I appreciate the many comments readers have posted the last couple of months. I have generally permitted anonymous comments, and will continue to do so, except when it's important to put a name to something: for example, when praising or criticizing someone's work. Questions or free-standing informational remarks (e.g., with links) can continue to be anonymous, among others.
I hope to post some thoughts on Nadeem Hussain's interesting work on Nietzsche before too long.
Happy New Year to all readers!
Thursday, December 27, 2007
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I read your excellent article on Nietzsche in the Stanford Encyclopedia and found it very useful as a guide to reading Nietzsche. I wonder what your opinion of The Will to Power is. Is there enough authentic Nietzsche in it to make it worth reading? I've read almost everything else that Nietzsche has written, although I find that Zarathustra is hard to get through.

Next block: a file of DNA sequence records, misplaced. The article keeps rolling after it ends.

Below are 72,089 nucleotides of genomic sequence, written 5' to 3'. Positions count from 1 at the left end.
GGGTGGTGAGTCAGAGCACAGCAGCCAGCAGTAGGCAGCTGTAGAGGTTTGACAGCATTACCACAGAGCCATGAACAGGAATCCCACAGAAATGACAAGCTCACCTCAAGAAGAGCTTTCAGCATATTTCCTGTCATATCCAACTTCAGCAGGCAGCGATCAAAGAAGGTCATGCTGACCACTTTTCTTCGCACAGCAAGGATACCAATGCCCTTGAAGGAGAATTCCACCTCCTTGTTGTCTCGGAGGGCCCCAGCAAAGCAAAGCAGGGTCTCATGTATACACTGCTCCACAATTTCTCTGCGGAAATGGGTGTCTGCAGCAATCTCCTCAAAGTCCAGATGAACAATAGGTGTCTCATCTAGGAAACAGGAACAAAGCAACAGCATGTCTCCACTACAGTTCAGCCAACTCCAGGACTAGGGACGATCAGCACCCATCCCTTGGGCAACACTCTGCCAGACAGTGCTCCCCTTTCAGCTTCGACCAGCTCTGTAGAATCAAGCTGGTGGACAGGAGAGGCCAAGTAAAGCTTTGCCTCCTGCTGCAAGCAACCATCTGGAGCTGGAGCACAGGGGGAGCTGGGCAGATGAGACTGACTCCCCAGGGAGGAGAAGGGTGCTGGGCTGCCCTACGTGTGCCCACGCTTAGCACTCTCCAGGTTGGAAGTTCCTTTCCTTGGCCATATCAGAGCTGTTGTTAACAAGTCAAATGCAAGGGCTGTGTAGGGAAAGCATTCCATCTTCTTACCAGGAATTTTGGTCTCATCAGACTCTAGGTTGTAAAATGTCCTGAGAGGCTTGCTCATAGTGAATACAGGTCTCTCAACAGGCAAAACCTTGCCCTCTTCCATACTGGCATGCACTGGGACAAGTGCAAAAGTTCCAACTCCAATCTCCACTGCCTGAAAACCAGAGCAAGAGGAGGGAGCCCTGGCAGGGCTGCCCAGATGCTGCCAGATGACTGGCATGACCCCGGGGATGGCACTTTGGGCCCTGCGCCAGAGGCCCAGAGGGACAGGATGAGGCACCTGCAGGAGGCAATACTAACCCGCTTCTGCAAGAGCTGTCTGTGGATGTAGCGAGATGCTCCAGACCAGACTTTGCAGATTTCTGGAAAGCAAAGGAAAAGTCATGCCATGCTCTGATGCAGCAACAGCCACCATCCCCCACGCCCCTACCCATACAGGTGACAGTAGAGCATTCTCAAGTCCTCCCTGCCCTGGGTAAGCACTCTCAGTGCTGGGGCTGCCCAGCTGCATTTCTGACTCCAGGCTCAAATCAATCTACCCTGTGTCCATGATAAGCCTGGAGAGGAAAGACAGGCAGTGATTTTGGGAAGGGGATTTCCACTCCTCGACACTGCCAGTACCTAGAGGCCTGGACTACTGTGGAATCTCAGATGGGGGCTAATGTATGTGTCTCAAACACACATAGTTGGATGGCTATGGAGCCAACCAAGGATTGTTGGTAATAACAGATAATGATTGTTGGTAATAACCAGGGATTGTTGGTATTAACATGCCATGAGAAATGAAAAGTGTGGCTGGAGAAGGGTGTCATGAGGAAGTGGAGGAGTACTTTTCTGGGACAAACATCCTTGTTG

Off-topic, I suppose (if there is a topic for this post) but congratulations on the very nice review of your co-edited volume on Nietzsche in the NDPR the other day.
Amos: "The Will to Power" must be used with care. Many portions of it shed light on themes developed in the books Nietzsche published; but other themes appear only in "The Will to Power." Since we know Nietzsche wanted his unpublished notebooks destroyed, there is some reason to be skeptical that the views contained in them (and incorporated into "The Will to Power") reflect his considered views. That skepticism wins support from the fact that many of the ideas that are peculiar to "The Will to Power" are quite implausible, philosophically and otherwise.
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are you aware of Henry Staten's "Toward a Will To Power Sociology" essay? If so, do you have any views on it I can read?
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